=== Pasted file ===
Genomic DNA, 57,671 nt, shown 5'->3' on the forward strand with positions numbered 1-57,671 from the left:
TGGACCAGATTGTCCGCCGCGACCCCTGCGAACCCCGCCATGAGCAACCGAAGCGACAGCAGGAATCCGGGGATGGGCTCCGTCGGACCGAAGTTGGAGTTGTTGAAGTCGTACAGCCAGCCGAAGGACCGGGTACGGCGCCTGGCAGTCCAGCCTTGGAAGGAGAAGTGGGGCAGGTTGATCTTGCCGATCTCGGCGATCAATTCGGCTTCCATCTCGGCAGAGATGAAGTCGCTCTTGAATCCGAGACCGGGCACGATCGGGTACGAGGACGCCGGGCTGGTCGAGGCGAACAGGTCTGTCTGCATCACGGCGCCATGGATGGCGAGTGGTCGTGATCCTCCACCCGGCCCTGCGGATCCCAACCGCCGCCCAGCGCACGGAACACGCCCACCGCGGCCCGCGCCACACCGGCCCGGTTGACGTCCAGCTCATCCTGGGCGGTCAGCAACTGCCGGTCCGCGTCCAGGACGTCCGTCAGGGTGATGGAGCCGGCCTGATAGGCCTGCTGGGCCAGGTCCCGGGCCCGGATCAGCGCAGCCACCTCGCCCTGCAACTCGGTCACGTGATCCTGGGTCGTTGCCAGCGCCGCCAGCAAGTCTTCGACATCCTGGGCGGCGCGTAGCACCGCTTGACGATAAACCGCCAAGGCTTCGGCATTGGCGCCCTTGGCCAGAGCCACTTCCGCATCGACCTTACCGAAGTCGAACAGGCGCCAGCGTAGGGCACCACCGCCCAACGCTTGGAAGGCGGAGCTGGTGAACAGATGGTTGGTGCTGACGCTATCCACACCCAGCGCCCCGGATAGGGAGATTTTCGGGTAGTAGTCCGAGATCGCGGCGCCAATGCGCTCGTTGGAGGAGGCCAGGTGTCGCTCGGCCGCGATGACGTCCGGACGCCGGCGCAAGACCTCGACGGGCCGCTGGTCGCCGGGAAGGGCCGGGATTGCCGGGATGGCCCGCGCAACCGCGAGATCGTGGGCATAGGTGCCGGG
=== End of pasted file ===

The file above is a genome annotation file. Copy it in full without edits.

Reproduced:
Genomic DNA, 57,671 nt, shown 5'->3' on the forward strand with positions numbered 1-57,671 from the left:
TGGACCAGATTGTCCGCCGCGACCCCTGCGAACCCCGCCATGAGCAACCGAAGCGACAGCAGGAATCCGGGGATGGGCTCCGTCGGACCGAAGTTGGAGTTGTTGAAGTCGTACAGCCAGCCGAAGGACCGGGTACGGCGCCTGGCAGTCCAGCCTTGGAAGGAGAAGTGGGGCAGGTTGATCTTGCCGATCTCGGCGATCAATTCGGCTTCCATCTCGGCAGAGATGAAGTCGCTCTTGAATCCGAGACCGGGCACGATCGGGTACGAGGACGCCGGGCTGGTCGAGGCGAACAGGTCTGTCTGCATCACGGCGCCATGGATGGCGAGTGGTCGTGATCCTCCACCCGGCCCTGCGGATCCCAACCGCCGCCCAGCGCACGGAACACGCCCACCGCGGCCCGCGCCACACCGGCCCGGTTGACGTCCAGCTCATCCTGGGCGGTCAGCAACTGCCGGTCCGCGTCCAGGACGTCCGTCAGGGTGATGGAGCCGGCCTGATAGGCCTGCTGGGCCAGGTCCCGGGCCCGGATCAGCGCAGCCACCTCGCCCTGCAACTCGGTCACGTGATCCTGGGTCGTTGCCAGCGCCGCCAGCAAGTCTTCGACATCCTGGGCGGCGCGTAGCACCGCTTGACGATAAACCGCCAAGGCTTCGGCATTGGCGCCCTTGGCCAGAGCCACTTCCGCATCGACCTTACCGAAGTCGAACAGGCGCCAGCGTAGGGCACCACCGCCCAACGCTTGGAAGGCGGAGCTGGTGAACAGATGGTTGGTGCTGACGCTATCCACACCCAGCGCCCCGGATAGGGAGATTTTCGGGTAGTAGTCCGAGATCGCGGCGCCAATGCGCTCGTTGGAGGAGGCCAGGTGTCGCTCGGCCGCGATGACGTCCGGACGCCGGCGCAAGACCTCGACGGGCCGCTGGTCGCCGGGAAGGGCCGGGATTGCCGGGATGGCCCGCGCAACCGCGAGATCGTGGGCATAGGTGCCGGG